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How to Care for Aspen Trees

Aspen trees (Populus spp.) grow as deciduous hardwood trees throughout North America. Aspen trees can reach heights of 60 feet, but usually don’t survive for more than 25 years in an urban or home landscape. Controlling pests and treating fungal diseases will take up the majority of your time when caring for aspen trees.

Water aspen trees deeply to thoroughly moisten the soil in the entire root zone once every one or two weeks to supplement rainfall. Allow the top 2 inches of soil around the trees to become slightly dry before watering again.

Feed aspen trees a balanced, slow-release granular tree fertilizer once each year in the spring. Spread the fertilizer granules on the ground around the tree, covering the entire canopy area and following the dosage instructions on the label.

Prune aspen trees in the winter to thin out the branches, as well as to remove any dead, diseased or damaged limbs. Never remove more than one-third of the tree in a single year.

Treat aspen trees for poplar borer infestations by injecting an insecticide into the bored holes in the trunk.

Watch for tent caterpillars in aspen trees, which create large webs around the leaves, stems and branches when they pupate. Remove the webs and spray your aspen trees with dormant horticultural oil in late winter or early spring.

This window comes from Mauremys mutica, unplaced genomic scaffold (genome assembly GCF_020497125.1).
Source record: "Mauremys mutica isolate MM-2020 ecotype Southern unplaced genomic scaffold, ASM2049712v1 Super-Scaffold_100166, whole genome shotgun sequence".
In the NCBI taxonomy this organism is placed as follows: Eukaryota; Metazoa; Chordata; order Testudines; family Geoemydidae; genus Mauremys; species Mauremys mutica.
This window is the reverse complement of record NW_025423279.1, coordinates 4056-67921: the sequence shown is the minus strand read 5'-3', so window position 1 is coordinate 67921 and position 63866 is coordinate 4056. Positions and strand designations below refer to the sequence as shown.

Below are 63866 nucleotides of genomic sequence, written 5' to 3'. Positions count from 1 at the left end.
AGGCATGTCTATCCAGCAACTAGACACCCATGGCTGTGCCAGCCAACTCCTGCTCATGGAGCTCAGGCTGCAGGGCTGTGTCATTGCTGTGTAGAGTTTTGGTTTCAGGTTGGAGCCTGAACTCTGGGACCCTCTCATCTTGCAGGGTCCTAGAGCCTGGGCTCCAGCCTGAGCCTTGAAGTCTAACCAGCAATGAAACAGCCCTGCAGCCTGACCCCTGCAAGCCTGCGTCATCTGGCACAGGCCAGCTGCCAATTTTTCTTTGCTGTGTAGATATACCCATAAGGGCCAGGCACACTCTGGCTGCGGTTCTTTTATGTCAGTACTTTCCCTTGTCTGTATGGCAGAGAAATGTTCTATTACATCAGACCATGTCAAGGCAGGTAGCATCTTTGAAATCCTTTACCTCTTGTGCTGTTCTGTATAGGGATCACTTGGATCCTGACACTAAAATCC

Treat aspen trees for the fungal disease leaf spot if you see premature leaf drop and black blotches on the leaves. Rake away and destroy all the fallen leaves and spray the tree with a fungicide in early spring.

Control aphid infestations in aspen trees by spraying them thoroughly with a high-pressure hose and insecticidal soap.


If you see rough areas developing on the aspen tree’s bark along with tiny black lines, you likely have a scale infestation. Rake away and destroy any fallen leaves and spray your aspen tree with dormant horticultural oil in the winter. Spray the aspen tree with an approved insecticide in June.


Watch out for cytospora canker infecting aspen trees. Look for orange dots and callused canker growths on the bark to spot this fungal disease. Prune away and discard all infected branches. Always disinfect your pruning tools when cutting away diseased wood to prevent spreading the disease to other trees. Dip your pruning tools into a mixture of three parts denatured alcohol and one part water for about 30 seconds.

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